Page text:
OUTDOOR: Law spares PGC backlash on preserve hog hunts
HARRISBURG - When Gov. Tom Corbett signed Act 25 into law Monday, the Pennsylvania Game Commission avoided the potential of having to endure a major backlash from the operators of preserve hunts for hogs.
What the new law does is relieve the PGC from its responsibility of having to manage these hogs by classifying them as non-wild animals. As such, it is now the responsibility of the Pennsylvania Department of Agriculture to manage these animals and oversee how the preserves conduct their business regarding hog hunting.
In January, the PGC commissioners proposed regulations that would have made it illegal to possess hogs that are imported or bred for hunting and would have confiscated these animals. As such, that action would have closed at least two preserves in northern Pennsylvania that specialize in hog hunts.
While the PGC is not opposed to preserve hunts, it is opposed to the very real threat escaped hogs are to native wildlife, farm and domestic animals, crops and the environment. Once escaped, these feral hogs are capable of reproducing at a rapid rate and in time do indeed become wild and dangerous, with many weighing more than 1,000 pounds.
Under the new bill, one of the requirements for preserve owners is to sterilize boars before they are released for hunting. Still, these animals can escape and the PGC will continue to classify them as feral hogs.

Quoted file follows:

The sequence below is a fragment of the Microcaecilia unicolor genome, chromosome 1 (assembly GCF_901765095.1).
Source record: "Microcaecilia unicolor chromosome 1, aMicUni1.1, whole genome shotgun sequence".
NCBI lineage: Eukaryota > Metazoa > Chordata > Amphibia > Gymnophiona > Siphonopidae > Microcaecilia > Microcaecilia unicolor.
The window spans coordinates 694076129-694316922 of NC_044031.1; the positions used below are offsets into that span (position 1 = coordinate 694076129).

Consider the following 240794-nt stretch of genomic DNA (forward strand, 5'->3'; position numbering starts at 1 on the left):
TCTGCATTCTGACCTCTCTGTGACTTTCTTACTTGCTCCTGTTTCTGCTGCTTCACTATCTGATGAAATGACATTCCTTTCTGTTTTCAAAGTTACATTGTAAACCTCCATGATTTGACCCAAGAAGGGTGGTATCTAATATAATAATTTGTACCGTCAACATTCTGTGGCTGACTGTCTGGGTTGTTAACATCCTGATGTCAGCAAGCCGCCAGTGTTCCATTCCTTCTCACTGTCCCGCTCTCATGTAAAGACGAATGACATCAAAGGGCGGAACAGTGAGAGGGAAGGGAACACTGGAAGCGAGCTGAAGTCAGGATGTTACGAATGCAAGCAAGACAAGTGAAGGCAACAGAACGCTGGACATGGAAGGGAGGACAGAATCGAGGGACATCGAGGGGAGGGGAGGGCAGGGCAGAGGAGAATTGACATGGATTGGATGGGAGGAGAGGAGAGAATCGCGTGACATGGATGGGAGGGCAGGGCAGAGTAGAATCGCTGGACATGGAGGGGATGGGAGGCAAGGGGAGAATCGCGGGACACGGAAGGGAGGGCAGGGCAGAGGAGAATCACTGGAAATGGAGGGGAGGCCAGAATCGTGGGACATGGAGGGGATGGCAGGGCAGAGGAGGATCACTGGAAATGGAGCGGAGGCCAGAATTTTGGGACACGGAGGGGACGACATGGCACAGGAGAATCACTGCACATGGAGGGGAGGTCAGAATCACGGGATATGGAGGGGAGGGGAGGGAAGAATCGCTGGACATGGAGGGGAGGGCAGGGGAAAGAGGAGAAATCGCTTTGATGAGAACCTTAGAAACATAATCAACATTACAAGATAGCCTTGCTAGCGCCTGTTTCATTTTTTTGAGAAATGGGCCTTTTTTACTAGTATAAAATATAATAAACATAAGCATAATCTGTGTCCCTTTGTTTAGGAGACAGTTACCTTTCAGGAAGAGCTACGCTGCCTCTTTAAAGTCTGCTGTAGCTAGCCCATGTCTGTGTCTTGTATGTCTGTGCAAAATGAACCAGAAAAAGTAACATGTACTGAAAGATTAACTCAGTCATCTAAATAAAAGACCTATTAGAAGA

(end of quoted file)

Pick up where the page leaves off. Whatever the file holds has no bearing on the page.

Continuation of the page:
Because of the new law, the commissioners tabled action planned for its quarterly business meeting Tuesday at agency headquarters. It remains the responsibility of the PGC, however, to manage hogs that escape into the wild, and executive director Carl Roe
made it clear these animals are not protected.
"Any hog that escapes from a preserve is considered a feral hog and may be shot with any legal sporting arm," Roe said. "This can be done in most of the state, other than the few areas where only trapping is allowed.
"Trapping remains the best way to eliminate hogs that have escaped or been released, but they can be shot for the meat. We want to have them removed from the wild."
Roe reaffirmed that the taking of hogs in the wild by sportsmen is not considered "hunting" by the PGC, since there is no set season. Rather, shooting them is seen as a means to an end.
Senate president Joe Scarnati, Jefferson County Republican, sponsored the bill that classified captive feral swine of the type used by hunting preserves as non- wild animals and therefore do not fall under the auspices of the PGC. Had the new law not gone into effect, the two preserves specializing in hog hunts - both of which are in Scarnati's district - would have gone out of business.
"Obviously, a ban would have a negative impact on those two preserves in Tioga County and others statewide," Scarnati's director of policy and legislative affairs Casey Long said. "We think the game commission's regulatory solution was heavy-handed, and we saw some middle ground, which doesn't include a ban in the state."